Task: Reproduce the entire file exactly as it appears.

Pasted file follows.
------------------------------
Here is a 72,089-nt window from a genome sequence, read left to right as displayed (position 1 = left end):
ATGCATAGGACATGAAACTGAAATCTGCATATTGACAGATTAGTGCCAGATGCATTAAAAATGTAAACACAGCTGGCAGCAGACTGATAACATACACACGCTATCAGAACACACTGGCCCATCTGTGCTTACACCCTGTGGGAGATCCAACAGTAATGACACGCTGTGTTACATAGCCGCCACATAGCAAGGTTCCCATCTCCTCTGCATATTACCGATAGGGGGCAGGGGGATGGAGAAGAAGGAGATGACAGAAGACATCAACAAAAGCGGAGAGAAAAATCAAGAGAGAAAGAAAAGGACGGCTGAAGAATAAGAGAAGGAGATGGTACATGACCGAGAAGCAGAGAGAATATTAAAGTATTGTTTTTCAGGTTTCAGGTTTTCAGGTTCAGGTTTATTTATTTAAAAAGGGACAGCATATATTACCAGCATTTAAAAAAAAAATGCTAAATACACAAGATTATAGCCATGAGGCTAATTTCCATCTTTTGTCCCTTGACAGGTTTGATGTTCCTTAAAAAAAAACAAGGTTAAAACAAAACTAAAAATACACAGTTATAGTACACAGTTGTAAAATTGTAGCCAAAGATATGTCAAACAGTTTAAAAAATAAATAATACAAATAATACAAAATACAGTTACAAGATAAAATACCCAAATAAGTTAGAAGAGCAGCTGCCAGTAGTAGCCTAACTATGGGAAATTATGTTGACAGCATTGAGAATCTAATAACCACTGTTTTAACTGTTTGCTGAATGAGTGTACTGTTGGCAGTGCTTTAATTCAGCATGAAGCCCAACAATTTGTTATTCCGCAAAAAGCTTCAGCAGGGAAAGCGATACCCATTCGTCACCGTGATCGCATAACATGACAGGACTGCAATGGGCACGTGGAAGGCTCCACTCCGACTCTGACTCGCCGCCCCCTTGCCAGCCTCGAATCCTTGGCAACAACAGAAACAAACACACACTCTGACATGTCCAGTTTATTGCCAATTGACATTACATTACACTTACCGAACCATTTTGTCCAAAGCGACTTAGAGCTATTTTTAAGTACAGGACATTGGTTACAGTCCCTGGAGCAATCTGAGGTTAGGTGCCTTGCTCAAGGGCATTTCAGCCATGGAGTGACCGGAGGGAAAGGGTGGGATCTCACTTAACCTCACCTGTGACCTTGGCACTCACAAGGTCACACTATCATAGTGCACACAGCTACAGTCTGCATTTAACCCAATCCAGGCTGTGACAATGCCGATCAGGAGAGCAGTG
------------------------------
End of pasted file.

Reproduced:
Here is a 72,089-nt window from a genome sequence, read left to right as displayed (position 1 = left end):
ATGCATAGGACATGAAACTGAAATCTGCATATTGACAGATTAGTGCCAGATGCATTAAAAATGTAAACACAGCTGGCAGCAGACTGATAACATACACACGCTATCAGAACACACTGGCCCATCTGTGCTTACACCCTGTGGGAGATCCAACAGTAATGACACGCTGTGTTACATAGCCGCCACATAGCAAGGTTCCCATCTCCTCTGCATATTACCGATAGGGGGCAGGGGGATGGAGAAGAAGGAGATGACAGAAGACATCAACAAAAGCGGAGAGAAAAATCAAGAGAGAAAGAAAAGGACGGCTGAAGAATAAGAGAAGGAGATGGTACATGACCGAGAAGCAGAGAGAATATTAAAGTATTGTTTTTCAGGTTTCAGGTTTTCAGGTTCAGGTTTATTTATTTAAAAAGGGACAGCATATATTACCAGCATTTAAAAAAAAAATGCTAAATACACAAGATTATAGCCATGAGGCTAATTTCCATCTTTTGTCCCTTGACAGGTTTGATGTTCCTTAAAAAAAAACAAGGTTAAAACAAAACTAAAAATACACAGTTATAGTACACAGTTGTAAAATTGTAGCCAAAGATATGTCAAACAGTTTAAAAAATAAATAATACAAATAATACAAAATACAGTTACAAGATAAAATACCCAAATAAGTTAGAAGAGCAGCTGCCAGTAGTAGCCTAACTATGGGAAATTATGTTGACAGCATTGAGAATCTAATAACCACTGTTTTAACTGTTTGCTGAATGAGTGTACTGTTGGCAGTGCTTTAATTCAGCATGAAGCCCAACAATTTGTTATTCCGCAAAAAGCTTCAGCAGGGAAAGCGATACCCATTCGTCACCGTGATCGCATAACATGACAGGACTGCAATGGGCACGTGGAAGGCTCCACTCCGACTCTGACTCGCCGCCCCCTTGCCAGCCTCGAATCCTTGGCAACAACAGAAACAAACACACACTCTGACATGTCCAGTTTATTGCCAATTGACATTACATTACACTTACCGAACCATTTTGTCCAAAGCGACTTAGAGCTATTTTTAAGTACAGGACATTGGTTACAGTCCCTGGAGCAATCTGAGGTTAGGTGCCTTGCTCAAGGGCATTTCAGCCATGGAGTGACCGGAGGGAAAGGGTGGGATCTCACTTAACCTCACCTGTGACCTTGGCACTCACAAGGTCACACTATCATAGTGCACACAGCTACAGTCTGCATTTAACCCAATCCAGGCTGTGACAATGCCGATCAGGAGAGCAGTG